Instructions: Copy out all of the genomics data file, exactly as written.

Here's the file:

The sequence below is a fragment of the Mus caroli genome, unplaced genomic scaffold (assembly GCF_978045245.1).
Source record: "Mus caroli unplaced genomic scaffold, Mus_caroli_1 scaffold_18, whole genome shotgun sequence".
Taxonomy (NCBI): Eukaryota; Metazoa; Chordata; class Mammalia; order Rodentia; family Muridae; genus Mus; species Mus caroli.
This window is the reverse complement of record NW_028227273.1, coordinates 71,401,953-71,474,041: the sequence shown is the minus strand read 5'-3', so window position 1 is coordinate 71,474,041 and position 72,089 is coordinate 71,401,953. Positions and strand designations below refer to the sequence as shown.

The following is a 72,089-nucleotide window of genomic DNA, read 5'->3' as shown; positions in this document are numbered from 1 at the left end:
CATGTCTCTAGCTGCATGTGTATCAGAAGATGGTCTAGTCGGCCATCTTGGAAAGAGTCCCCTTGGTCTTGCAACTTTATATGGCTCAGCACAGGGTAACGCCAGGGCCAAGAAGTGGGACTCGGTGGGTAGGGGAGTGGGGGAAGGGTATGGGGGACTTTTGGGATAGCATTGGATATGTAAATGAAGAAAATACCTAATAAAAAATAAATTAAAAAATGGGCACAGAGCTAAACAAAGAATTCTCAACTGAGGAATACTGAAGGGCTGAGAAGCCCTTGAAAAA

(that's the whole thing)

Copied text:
The sequence below is a fragment of the Mus caroli genome, unplaced genomic scaffold (assembly GCF_978045245.1).
Source record: "Mus caroli unplaced genomic scaffold, Mus_caroli_1 scaffold_18, whole genome shotgun sequence".
Taxonomy (NCBI): Eukaryota; Metazoa; Chordata; class Mammalia; order Rodentia; family Muridae; genus Mus; species Mus caroli.
This window is the reverse complement of record NW_028227273.1, coordinates 71,401,953-71,474,041: the sequence shown is the minus strand read 5'-3', so window position 1 is coordinate 71,474,041 and position 72,089 is coordinate 71,401,953. Positions and strand designations below refer to the sequence as shown.

The following is a 72,089-nucleotide window of genomic DNA, read 5'->3' as shown; positions in this document are numbered from 1 at the left end:
CATGTCTCTAGCTGCATGTGTATCAGAAGATGGTCTAGTCGGCCATCTTGGAAAGAGTCCCCTTGGTCTTGCAACTTTATATGGCTCAGCACAGGGTAACGCCAGGGCCAAGAAGTGGGACTCGGTGGGTAGGGGAGTGGGGGAAGGGTATGGGGGACTTTTGGGATAGCATTGGATATGTAAATGAAGAAAATACCTAATAAAAAATAAATTAAAAAATGGGCACAGAGCTAAACAAAGAATTCTCAACTGAGGAATACTGAAGGGCTGAGAAGCCCTTGAAAAA